Ivan the Terrible was a bad guy. I mean a really bad guy. He had his rivals tortured in ways that the water boarding apologists would not recognize; turning them on a spit at various distances away from the fire and stuff like that. Saddam came close with the throwing people off roofs that were high enough to maim and not kill thing, but he was no equal of Ivan the Terrible.

In 1564, Ivan got angry because he felt that he was not appreciated by the populace and he quit. Just up and left. Screw you guys, I’m going home (or to Austria).

And guess what? Things fell apart.

Ivan the Terrible agreed to return in exchange for absolute power, which he was granted.

Russia has plenty of brilliant Citizens, and even more ordinary moms and dads. Russia tried pure democracy too, for a little under a decade. And now they’re eating our lunch.

We've seen Iraq mostly taken off the table as a campaign issue, and with that, the chances of GOP retention of the White House and reduction of further GOP losses in Congress both go up.

I'm not actually sure about the effect on the White House race. Isn't one possibility that the worse things are in Iraq, the more people will tend to vote for a 'strong military leader' (i.e. McCain), even if his ideas are actually worse for solving the problem? Whereas if things quieten down (or at least Iraq drops off the US news agenda), voters may be more willing to elect someone with less military experience/background (i.e. Clinton or Obama).

PS: Is it a breach of the posting rules to say that it's more and more tempting to rename Brick Oven Bill as Gas Oven Bill?

Isn't one possibility that the worse things are in Iraq, the more people will tend to vote for a 'strong military leader' (i.e. McCain), even if his ideas are actually worse for solving the problem?

It's much simpler than that. If fewer people are dying in Iraq, then it means The Surge Is Working, so vote for McCain. If more people are dying in Iraq, then it means The Surge Is Working, so vote for McCain.

It remains to be seen whether people are still willing to swig the GOP kool-aid. Recent polls suggest not.

Bill should not have left out that when Ivan left (he went to a place near to Moscow btw not far away), he took the whole content of the treasury with him (a behavior shared by many other dictators although few are recalled to take office again). No doubt he was a shrewd politician.
I hear Stalin is still popular with many Russians too (no, that is not irony on my part).
Maybe it is time to change "e pluribus unum" to "oderint dum metuant" officially and borrow the http://www2.sptimes.com/Treasures/TC.2.1.2.1.html>Monomach Cap from the Kremlin to crown Lord Chain-Eye Supreme Being of the World.
Btw, unlike the chicken hawks Ivan loved to personally torture. I doubt that the selected shrub would have the stomach for that, if it goes beyong kittens and small birds. Since the US can't afford weaklings in the highest office, I propose that any presidential candidate has to proof his (no her may apply) balls by personally strangling a terror suspect and, when elected, do all federal executions by hand with a blunt axe (the delinquent may be anesthesized before to avoid conflict with the "cruel", let's skip the "unusual" for the moment).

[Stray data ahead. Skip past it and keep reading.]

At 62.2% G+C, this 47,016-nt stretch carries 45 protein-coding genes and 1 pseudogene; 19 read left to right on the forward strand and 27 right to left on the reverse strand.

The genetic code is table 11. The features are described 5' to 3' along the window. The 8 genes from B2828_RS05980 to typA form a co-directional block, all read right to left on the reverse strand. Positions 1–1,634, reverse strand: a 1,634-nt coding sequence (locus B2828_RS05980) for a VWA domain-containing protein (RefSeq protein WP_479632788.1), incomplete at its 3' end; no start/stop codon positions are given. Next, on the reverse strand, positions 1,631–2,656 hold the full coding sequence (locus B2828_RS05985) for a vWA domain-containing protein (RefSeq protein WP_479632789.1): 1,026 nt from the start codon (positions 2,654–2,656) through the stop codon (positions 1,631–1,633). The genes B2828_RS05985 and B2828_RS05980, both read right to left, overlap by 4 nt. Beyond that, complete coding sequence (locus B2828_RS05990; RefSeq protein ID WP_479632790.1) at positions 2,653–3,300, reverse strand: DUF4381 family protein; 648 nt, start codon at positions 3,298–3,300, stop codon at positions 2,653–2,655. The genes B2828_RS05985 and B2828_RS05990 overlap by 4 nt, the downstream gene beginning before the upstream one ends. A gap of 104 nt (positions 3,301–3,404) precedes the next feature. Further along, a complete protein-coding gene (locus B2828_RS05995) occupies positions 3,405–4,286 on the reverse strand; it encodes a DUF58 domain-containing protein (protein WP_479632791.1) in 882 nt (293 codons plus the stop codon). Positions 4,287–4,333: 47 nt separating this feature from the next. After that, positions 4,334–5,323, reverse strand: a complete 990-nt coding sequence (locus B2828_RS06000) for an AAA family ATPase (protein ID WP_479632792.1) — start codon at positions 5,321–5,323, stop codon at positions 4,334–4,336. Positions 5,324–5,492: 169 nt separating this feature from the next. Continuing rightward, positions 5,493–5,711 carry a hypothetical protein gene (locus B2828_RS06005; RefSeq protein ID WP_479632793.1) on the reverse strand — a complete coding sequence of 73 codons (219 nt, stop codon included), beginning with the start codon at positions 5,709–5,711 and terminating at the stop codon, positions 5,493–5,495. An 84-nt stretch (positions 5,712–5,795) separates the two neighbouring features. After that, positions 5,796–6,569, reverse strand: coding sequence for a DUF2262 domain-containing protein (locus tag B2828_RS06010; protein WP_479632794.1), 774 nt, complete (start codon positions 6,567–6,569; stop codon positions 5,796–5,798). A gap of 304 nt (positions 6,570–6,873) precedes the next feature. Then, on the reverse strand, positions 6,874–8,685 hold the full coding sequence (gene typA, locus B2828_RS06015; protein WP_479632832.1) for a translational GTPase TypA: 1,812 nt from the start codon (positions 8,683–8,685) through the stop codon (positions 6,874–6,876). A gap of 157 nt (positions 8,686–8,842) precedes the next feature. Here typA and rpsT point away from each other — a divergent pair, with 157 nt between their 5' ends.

[/rant]

I agree with the main thrust of your post, publius. I just have one minor nitpick:

The Bush/Kagan strategy is simply to keep the maximum number of troops in Iraq as long as possible in the hopes a pony will appear.

It seems to me that they don't really even care about the pony - they want to base U.S. troops in Iraq indefinitely, period. Even the hoped-for pony is strictly for public consumption.

I’ll fully concede that such events are possible – anyone who doesn’t is being dishonest.

Thanks for that.

Sen. Biden wants a pony, too, aka a "plan for success in Iraq."

More pretense that our presence there has anything to do with the interests of the Iraqi people, more of the bland assumption that we have any right to be there.

The best we can do is get the hell out in a way that mitigates the many risks involved. There's no "success" to be had. Please encourage the Democratic candidate for your Congressional district to sign on to the plan for withdrawal that 50 of their counterarts are running on.

(The candidates' plan is a heartening example of refusing to allow the corporate media blackout to take the issue of the Iraq occupation off the table as an election issue.)

The candidates' plan is a heartening example of refusing to allow the corporate media blackout to take the issue of the Iraq occupation off the table as an election issue.

I read through it, and my description comes closer to the plan being a whole lot of vague statements, combining a wide variety of issues, and as such being rather useless.

It adresses too many issues. That should be divided. Voting for congressional oversight is different from voting on veterans GI rights, alternative energy, sueing war criminals, minority representation in media ownnership, phone tapping options and deployment of troops in Iraq. If you have that many issues in a plan, it will not ever get you anywhere. It just 'sounds nice'.

There is hardly anything in it about the Iraqi's. Their neighbours ought to be involved, the International Community should be involved - preferrably Nato because of its wonderfull experience with nation building..., they want to start an International Court that can handle warcrimes but carefully forget to mention the ICC, let alone assume that Americans would be held responsible by such a Court, etc.

Right in the beginning it said: The continued presence in Iraq of so-called “residual” forces beyond the minimum needed for standard embassy-protection would be a serious mistake. Any such troops would become a magnet for insurgent
attacks and unless they did nothing at all would inevitably become players in Iraq’s domestic political disputes, thus forcing the United States to continue to play referee to Iraq’s civil conflicts. Soldiers tasked with training missions would, to be effective, have to be embedded in Iraqi combat formations necessarily involving them directly in combat, thus continuing to hold American strategic fortunes hostage to events
in Iraq that are beyond our control.

If the Iraqi people unambiguously request peacekeeping forces, the U.S. should work with legitimate international organizations to assist in that regard.